Lucy Walter, a dark-haired, blue-eyed beauty, was an early love of Charles Stuart, Prince of Wales, while he was exiled in Europe. She bore his son in April 1649, in Holland, and called him James. While James was illegitimate, he was highly favoured by Charles, and publicly recognised as his son. When James was eight years old he was removed from Lucy’s care, placed in the care of Charles’ mother, and sent to school in Paris. Lucy died the following year, in 1658.
Following Charles' ascension to the throne, James was made the Duke of Monmouth in 1663, at the age of fourteen. As an illegitimate child, he had no legal claim to the crown.
When Charles finally married, his wife, Catherine of Braganza, was found to be barren: no legitimate heir would be born. Charles’ brother James, Duke of York, was therefore next in line for the throne. However, many of England’s Parliamentarians favoured Monmouth, a Protestant and a distinguished soldier, over the Catholic and pro-French Duke of York.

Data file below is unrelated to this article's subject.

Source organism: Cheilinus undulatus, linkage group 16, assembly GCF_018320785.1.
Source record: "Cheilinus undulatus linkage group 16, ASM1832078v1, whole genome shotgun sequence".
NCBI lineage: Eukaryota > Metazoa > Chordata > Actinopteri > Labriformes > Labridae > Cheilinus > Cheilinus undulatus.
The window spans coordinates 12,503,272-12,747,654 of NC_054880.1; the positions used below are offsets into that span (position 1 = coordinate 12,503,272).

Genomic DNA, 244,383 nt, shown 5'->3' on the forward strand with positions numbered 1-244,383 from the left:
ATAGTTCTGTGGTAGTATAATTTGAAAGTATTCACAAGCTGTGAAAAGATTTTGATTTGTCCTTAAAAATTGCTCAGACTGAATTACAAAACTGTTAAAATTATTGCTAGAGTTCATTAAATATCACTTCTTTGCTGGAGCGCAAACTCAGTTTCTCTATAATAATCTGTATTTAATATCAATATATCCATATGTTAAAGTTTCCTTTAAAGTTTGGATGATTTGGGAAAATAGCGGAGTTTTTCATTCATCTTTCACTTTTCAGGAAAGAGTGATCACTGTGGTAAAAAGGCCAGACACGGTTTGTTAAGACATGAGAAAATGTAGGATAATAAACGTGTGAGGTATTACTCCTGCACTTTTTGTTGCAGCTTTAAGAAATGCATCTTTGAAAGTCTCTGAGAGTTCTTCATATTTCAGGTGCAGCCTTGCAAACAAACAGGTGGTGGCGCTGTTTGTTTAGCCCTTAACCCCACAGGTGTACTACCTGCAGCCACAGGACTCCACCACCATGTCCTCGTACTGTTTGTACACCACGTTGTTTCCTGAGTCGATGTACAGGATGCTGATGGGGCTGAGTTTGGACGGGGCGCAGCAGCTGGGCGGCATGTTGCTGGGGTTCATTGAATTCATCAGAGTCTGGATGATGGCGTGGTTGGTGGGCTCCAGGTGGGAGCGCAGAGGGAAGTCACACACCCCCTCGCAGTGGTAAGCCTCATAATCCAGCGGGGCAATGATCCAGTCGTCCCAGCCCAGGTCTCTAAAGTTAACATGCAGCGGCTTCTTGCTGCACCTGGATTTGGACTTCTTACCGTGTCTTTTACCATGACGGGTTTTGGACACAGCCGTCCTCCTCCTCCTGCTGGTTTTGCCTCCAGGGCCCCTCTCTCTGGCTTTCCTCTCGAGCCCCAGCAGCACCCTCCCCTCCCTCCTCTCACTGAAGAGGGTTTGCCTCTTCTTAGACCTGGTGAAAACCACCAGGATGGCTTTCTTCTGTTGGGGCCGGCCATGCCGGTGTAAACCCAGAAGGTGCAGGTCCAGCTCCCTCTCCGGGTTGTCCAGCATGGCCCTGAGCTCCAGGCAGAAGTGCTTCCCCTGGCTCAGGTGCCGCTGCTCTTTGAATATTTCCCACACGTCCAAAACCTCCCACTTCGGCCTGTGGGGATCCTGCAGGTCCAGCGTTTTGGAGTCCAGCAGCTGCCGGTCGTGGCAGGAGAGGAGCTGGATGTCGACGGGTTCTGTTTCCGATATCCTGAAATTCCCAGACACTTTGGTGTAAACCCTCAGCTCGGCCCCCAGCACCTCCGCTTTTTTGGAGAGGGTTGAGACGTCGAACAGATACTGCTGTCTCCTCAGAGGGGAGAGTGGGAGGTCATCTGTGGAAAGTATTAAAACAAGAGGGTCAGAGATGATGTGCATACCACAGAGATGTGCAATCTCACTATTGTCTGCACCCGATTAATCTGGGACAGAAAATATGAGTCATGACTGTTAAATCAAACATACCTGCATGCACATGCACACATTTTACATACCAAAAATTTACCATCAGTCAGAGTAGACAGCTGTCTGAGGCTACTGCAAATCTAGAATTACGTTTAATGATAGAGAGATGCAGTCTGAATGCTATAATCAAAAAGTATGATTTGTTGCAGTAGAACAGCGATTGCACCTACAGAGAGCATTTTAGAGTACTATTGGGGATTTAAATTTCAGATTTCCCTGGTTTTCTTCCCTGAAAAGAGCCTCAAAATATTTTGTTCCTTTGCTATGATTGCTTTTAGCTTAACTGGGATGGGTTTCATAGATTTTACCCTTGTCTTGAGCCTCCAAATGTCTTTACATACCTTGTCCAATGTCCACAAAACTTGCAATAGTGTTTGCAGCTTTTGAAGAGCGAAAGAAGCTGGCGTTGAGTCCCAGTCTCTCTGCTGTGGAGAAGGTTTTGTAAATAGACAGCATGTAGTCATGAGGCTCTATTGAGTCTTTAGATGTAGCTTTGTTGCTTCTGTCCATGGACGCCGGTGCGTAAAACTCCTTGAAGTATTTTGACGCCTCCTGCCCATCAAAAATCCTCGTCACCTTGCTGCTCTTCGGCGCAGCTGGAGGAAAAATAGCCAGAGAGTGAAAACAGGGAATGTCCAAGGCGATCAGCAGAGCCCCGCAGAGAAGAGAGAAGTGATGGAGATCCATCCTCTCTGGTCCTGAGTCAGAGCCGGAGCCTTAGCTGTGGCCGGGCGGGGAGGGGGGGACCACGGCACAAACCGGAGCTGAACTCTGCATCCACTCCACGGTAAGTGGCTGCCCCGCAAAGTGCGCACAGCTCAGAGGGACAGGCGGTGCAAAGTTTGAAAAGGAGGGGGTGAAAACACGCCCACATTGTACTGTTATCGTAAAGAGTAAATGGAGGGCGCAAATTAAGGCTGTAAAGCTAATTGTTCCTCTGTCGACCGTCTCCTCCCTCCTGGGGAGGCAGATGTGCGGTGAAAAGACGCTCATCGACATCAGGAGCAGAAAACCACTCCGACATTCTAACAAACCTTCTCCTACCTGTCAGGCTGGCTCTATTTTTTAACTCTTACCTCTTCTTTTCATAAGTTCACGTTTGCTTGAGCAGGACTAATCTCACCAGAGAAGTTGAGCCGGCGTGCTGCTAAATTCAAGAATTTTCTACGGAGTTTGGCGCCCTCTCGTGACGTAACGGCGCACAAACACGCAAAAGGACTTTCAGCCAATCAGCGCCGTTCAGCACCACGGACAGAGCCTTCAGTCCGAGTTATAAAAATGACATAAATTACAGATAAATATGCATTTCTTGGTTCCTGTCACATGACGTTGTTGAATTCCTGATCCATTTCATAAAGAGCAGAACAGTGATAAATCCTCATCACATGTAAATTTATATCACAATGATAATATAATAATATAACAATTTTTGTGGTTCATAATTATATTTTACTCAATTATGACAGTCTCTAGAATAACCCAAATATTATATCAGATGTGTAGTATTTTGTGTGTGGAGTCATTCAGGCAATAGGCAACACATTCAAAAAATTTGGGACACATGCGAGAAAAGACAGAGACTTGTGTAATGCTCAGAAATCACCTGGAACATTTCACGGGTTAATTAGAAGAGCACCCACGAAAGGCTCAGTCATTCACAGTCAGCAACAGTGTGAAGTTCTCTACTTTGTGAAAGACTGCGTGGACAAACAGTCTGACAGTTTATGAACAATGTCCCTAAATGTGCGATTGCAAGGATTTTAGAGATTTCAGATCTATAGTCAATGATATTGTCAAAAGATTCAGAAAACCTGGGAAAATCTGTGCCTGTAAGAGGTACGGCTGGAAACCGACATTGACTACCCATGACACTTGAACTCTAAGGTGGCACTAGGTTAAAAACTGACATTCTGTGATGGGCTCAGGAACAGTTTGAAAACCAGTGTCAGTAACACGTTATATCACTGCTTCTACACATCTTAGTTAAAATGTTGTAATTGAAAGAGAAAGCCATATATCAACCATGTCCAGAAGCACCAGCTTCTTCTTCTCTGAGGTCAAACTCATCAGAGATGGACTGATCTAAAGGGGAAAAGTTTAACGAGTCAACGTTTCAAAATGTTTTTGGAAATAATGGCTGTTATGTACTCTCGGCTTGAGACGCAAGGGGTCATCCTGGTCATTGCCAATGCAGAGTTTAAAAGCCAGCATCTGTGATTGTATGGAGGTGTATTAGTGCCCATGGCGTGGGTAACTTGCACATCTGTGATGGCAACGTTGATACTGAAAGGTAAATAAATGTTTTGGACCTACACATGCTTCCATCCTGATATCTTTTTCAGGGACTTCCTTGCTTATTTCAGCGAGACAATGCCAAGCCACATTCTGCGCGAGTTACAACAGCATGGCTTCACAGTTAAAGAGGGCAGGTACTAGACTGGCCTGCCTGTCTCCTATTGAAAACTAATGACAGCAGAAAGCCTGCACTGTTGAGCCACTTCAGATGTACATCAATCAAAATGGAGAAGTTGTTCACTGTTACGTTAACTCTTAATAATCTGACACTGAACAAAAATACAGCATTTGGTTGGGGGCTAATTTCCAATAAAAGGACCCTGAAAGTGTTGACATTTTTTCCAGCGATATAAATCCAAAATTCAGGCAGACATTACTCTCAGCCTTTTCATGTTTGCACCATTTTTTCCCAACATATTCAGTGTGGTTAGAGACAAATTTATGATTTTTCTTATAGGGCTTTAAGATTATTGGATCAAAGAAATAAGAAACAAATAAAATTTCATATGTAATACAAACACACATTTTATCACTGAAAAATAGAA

Monmouth was implicated in the Rye House plot to assassinate his father and the Duke of York in 1683, and was sent into exile in the Dutch United Provinces.